If you later want to upgrade to a flex nib that's easier to use, consider a Pilot Falcon. It has a good reputation. I have heard mixed reviews on Conklin's Duraflex / Omniflex nibs. Another option is a custom-ground flex nib; I think two or three companies will do this sort of work. Fpnibs.com for example will modify a gold Jowo nib to be "semi-flex".

 

Of course the best flex available is in dip pens. These are cheap and use cheap disposable nibs; overall you're getting the most flex for the lowest price. There are some fountain pens that can use a dip nib, just remember you need to replace the nib every once in a while. Desiderata Pens make some very nice fountain pens specifically for this purpose, but I've heard people say that they got good results fitting dip pen nibs into Ahabs and Jinhao x750s (I'm not sure how easy that is though).


Edited by SoulSamurai, 27 December 2018 - 12:00.


#5 Bo Bo Olson

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Posted 27 December 2018 - 12:54

An Ahab Mod.............is the Japanese half moon grinds of the nib, that take the Ahab from a 'very hard' semi-flex "Flex" nib two steps down to real Superflex....the first stage of superflex, Easy Full Flex. Then it is a fun nib.

 

Get the Ahab or Conrad....use as is for a couple of days. To get use to use of a superflex nib, even if it is hard....'semi-flex hard', it still flexes in the superflex range.

Then take a Dremil or a round Swiss File and file the half moons into the side of the nib. Do look up 'Ahab Mod', to see exactly how much and where to make the half moons.

Then the nib flexes much easier and is then fun........but you will have experience to see and feel it.

 

 

I have no problems....and the feed is ebonite....which is more important than if the body is what ever.

Ebonite feeds once saturated holds and controls the flow of ink better than untreated plastic.

We have a member who was a Lamy Engineer and developed a chemical treatment that roughed up plastic to give it the same characteristics of sawn ebonite. Roughness.

 

Part of the 'fun' of an Ahab or perhaps a Conrad is you get to learn all about feeds.....and how to make them faster....with an X-ACTO Knife. (Spare feeds are cheap if you screw up by digging too deep...or chop off too many combs and make your feed too fast.) The idea is to learn how to adjust your feed to your nib and ink.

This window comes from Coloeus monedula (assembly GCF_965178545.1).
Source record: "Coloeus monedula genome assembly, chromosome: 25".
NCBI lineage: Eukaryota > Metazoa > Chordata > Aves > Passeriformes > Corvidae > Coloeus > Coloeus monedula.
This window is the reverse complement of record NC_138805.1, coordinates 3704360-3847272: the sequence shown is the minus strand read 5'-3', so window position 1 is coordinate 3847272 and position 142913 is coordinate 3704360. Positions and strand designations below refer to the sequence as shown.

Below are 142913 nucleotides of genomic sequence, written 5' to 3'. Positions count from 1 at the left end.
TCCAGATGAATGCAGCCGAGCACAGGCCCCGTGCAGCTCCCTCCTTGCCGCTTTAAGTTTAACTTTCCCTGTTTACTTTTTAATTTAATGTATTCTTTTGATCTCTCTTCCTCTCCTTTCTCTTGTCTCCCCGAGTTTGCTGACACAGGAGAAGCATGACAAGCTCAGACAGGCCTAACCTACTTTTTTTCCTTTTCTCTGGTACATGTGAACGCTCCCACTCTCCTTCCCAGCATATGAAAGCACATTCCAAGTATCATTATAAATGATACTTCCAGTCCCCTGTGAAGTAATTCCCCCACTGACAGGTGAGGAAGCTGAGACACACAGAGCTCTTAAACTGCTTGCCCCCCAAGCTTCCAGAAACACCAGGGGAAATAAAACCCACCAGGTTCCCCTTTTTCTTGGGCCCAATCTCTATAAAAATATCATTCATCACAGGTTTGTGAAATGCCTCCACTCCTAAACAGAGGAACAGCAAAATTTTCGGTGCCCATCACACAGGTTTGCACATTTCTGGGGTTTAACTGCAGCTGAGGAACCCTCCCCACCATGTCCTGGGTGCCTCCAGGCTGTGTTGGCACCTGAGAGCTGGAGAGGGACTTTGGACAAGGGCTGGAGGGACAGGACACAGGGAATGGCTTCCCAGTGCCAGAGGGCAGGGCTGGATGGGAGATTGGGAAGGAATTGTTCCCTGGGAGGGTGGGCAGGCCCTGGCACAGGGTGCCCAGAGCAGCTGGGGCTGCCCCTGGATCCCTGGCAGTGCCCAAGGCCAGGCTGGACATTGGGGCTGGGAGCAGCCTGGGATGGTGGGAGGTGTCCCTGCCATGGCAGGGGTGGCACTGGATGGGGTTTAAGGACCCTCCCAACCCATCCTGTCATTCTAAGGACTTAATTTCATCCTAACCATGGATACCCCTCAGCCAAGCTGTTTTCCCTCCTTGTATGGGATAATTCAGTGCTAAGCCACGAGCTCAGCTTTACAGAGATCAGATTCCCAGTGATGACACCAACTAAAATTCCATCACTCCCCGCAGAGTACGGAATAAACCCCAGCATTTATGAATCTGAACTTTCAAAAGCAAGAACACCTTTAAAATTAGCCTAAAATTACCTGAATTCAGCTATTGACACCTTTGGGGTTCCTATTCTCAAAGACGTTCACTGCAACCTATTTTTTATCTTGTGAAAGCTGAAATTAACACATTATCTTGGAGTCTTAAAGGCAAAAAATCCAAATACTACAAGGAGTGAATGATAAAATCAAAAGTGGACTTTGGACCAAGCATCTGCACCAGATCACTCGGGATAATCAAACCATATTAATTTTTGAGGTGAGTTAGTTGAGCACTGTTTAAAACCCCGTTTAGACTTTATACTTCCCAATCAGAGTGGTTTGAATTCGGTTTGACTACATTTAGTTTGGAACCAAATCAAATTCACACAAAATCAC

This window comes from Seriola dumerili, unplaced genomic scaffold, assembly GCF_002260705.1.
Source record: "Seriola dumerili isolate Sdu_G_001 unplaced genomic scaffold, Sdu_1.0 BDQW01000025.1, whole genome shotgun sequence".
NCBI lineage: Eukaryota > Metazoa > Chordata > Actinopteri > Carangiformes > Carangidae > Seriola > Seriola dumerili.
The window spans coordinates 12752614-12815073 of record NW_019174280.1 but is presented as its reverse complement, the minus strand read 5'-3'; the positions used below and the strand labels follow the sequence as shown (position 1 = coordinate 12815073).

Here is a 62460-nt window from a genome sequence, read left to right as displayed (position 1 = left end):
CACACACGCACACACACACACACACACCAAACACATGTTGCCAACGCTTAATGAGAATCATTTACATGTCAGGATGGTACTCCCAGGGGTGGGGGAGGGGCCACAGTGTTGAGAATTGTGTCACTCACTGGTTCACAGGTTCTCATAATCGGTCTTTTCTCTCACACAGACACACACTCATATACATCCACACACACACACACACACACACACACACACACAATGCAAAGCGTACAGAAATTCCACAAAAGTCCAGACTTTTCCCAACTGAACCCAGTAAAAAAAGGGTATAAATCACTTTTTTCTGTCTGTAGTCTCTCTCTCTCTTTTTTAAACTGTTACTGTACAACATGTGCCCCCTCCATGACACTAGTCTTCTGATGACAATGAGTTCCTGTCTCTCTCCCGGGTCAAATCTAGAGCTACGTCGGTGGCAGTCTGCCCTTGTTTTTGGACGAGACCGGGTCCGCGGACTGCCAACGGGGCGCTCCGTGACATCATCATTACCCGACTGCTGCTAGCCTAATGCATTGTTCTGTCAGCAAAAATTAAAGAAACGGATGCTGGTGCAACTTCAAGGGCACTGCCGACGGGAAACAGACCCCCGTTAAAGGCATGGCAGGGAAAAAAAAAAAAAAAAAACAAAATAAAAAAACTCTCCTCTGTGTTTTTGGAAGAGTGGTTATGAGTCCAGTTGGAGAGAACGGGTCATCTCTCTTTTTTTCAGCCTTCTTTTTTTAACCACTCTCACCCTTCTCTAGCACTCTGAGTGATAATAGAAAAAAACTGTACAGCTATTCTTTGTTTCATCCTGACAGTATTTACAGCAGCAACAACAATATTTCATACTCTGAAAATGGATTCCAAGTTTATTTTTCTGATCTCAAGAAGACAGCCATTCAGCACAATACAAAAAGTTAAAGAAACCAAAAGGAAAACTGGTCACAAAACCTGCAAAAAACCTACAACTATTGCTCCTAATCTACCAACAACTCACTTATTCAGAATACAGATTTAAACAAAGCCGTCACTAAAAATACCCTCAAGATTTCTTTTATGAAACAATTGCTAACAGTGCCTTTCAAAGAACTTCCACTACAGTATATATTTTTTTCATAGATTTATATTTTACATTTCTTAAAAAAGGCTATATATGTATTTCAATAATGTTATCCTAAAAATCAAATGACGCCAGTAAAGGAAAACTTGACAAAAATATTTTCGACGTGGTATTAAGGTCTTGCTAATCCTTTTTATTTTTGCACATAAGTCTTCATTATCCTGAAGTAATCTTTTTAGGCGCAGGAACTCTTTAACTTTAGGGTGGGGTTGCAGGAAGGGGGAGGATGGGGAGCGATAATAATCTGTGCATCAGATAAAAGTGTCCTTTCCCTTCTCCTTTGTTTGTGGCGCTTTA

Which paper you use will be important too, but that is for another thread, by someone who knows.

 

If you look at very old vintage feeds, there was little to no buffering, with wide and easy expending superflex nibs, fast ink flow was wanted. As stiffer nibs came in so did buffering, in a stiffer nib didn't deliver as much ink, so needed to be buffered not to do so.

 

On the Ahab, You can dig the feed channels deeper, to make it faster. Then you can chop off combs/rills either back or front to make it faster. One should go to the many Ahab feed modification threads, to find out if you should start with the back or the front when making it faster.

So you saw off a comb....check, saw off another, check. Sooner or later you will end up with a feed that is fast for a good fun to use Ahab Mod  Easy Full Flex superflex nib. (Conrad too.)

(Mine worked good so I didn't have to dig a deeper channel or chop off combs.)

Buying and modifying a Ahab will teach you all you will need to know about feeds...............buying a 100% ready to go won't teach you anything.

 

Which ink could also make a difference. Thicker dry Pelikan 4001 or thinner wet Japanese inks....that I don't know enough to talk about.

 

You will need a book to teach you how to draw the letters....your italic book can be of help with that. I found it so....one needs to know how to push and pull a nib to form the letter form one wants.


German vintage '50-70 semi-flex stubs and those in oblique give the real thing in On Demand line variation. Modern Oblique is a waste of money for a shadow of line variation. Being too lazy to Hunt for affordable vintage oblique pens, lets you 'hunt' for line variation instead of having it.